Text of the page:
The tree’s gone up …

Some cards have arrived, the stores are full of things with which to part us from our money, and we’ve dotted a few festive ornaments about the place … it must be Christmas. Actually, I’m not that much of a Grinch about Christmas (just Halloween!) and spent last Saturday wrapping gifts for posting and doing some cards while listening to suitably Christmassy music.

Click here to listen to one of my favourites, a classic by Eartha Kitt from 1953.

The next day we went to lunch with my extended family. And I do mean extended – second cousins, third cousins and even a woman I’m not directly related to but who’s part of “the family” (which she can also say about me). Oh, all right. She’s my grandmother’s brother’s wife’s sister’s daughter!

The past couple of years have not been kind to two of the older women, but another has bounced back after surgery and looks better than I’ve ever seen her. Everyone, even the now largely mute cousin, was in the Christmas spirit and there was plenty of chat and laughter.

And I think that’s what makes Christmas special – the gathering of people, whether related or not, and the warmth that follows. Haiku Husband and I spent many Christmases in foreign lands and always managed to be among friends. My favourite Christmas song from the 1980s when he was arriving home, at that time in London, from overseas just before Christmas. (The lyrics are a bit loopy but the sentiment and the music are lovely.)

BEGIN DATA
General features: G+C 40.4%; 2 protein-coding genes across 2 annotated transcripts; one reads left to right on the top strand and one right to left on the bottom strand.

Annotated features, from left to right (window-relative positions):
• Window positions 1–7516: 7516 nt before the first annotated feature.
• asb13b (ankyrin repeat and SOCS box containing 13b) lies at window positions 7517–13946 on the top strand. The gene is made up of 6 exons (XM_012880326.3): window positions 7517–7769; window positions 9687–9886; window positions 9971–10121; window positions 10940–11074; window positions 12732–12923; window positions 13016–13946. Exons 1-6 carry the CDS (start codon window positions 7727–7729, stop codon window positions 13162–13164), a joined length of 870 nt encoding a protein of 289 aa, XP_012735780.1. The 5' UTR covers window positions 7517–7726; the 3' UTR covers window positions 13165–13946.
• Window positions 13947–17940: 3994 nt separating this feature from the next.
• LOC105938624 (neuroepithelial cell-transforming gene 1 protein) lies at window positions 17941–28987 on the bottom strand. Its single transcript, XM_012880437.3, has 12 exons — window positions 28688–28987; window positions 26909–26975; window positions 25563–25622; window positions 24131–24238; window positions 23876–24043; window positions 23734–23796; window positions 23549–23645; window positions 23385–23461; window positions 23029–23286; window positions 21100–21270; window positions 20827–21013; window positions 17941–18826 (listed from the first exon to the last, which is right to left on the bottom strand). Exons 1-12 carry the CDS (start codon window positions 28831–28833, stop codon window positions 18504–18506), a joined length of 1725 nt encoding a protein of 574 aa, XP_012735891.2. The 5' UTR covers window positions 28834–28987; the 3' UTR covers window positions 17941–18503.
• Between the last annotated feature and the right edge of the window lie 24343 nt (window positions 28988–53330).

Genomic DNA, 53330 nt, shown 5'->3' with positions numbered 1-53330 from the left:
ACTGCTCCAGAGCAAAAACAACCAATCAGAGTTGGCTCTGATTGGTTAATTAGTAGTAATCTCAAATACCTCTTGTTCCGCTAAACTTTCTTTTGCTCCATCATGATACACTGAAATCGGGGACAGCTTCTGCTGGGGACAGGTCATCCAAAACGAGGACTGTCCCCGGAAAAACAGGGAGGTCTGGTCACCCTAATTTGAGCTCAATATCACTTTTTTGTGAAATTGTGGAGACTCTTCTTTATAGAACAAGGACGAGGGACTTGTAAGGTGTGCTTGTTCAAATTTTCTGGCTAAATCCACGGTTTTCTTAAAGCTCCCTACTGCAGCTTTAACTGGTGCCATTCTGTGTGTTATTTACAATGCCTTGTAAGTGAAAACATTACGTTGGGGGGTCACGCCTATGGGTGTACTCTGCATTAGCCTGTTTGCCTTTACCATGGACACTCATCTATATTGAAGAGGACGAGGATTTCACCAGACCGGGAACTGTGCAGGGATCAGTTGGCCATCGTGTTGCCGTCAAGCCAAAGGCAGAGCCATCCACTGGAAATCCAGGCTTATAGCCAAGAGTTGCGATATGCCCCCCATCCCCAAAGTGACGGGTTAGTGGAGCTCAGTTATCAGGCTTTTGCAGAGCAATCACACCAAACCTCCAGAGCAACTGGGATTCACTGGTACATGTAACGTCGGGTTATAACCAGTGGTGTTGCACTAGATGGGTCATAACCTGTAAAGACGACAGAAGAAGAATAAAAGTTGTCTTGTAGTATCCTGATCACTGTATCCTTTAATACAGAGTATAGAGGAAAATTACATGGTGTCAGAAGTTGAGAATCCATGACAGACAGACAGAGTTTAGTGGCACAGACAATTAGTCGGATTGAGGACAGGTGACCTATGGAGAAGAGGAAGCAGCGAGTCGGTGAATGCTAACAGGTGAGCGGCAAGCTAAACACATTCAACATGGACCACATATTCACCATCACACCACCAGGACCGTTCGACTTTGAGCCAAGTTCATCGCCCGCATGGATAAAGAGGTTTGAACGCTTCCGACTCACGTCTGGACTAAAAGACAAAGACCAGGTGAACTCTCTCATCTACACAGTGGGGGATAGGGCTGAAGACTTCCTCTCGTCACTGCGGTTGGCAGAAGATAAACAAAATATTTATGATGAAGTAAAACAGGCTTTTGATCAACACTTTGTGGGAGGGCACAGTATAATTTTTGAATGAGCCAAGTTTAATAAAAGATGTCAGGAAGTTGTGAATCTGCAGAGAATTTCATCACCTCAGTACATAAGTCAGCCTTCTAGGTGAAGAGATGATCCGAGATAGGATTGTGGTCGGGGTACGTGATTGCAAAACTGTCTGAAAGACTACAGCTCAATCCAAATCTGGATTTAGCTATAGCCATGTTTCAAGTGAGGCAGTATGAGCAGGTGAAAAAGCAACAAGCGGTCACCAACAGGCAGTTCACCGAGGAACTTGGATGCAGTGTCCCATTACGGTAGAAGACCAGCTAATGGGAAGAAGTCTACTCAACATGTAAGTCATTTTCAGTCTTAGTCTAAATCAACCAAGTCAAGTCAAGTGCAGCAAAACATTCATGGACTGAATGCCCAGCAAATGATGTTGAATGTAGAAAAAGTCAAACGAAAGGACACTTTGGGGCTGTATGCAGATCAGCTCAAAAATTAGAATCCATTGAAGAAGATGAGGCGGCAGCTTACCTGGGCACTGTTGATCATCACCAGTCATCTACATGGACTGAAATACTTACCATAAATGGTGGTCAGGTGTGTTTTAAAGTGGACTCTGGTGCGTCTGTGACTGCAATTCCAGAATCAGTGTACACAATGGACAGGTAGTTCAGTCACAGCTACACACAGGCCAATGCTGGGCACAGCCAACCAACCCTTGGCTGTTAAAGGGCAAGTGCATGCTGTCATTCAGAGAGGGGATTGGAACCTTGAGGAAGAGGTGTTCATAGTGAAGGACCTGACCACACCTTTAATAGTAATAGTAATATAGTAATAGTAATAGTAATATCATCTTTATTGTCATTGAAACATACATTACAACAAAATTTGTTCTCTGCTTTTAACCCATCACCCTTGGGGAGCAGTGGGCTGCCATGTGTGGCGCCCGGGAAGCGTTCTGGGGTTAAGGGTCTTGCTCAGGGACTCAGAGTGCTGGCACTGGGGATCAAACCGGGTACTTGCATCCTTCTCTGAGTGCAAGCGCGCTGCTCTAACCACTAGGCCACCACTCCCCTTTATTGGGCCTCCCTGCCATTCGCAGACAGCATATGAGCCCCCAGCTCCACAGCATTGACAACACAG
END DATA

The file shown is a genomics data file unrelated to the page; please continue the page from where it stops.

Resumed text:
So spare a thought for those who will have an empty place or two at the table, whether through loss of a loved one during the year, or loved ones being too far away to make it home. I’m in both boats this year and, while I have a certain amount of sadness, there is also a renewed awareness of the love that surrounds me. A smile and a hug can mean so much.

To close, a traditional Christmas carol from an unlikely source – Ian Anderson of Jethro Tull. Heard about the group’s 2003 Christmas album on the radio this week! Or, my favourite carol, Good King Wenceslas, performed by my favourite Christmas group, a brass band. Unfortunately, I couldn’t find one that I liked enough so instead I’m linking to a version by Bing Crosby.

Good thoughts, prayers and blessings to everyone.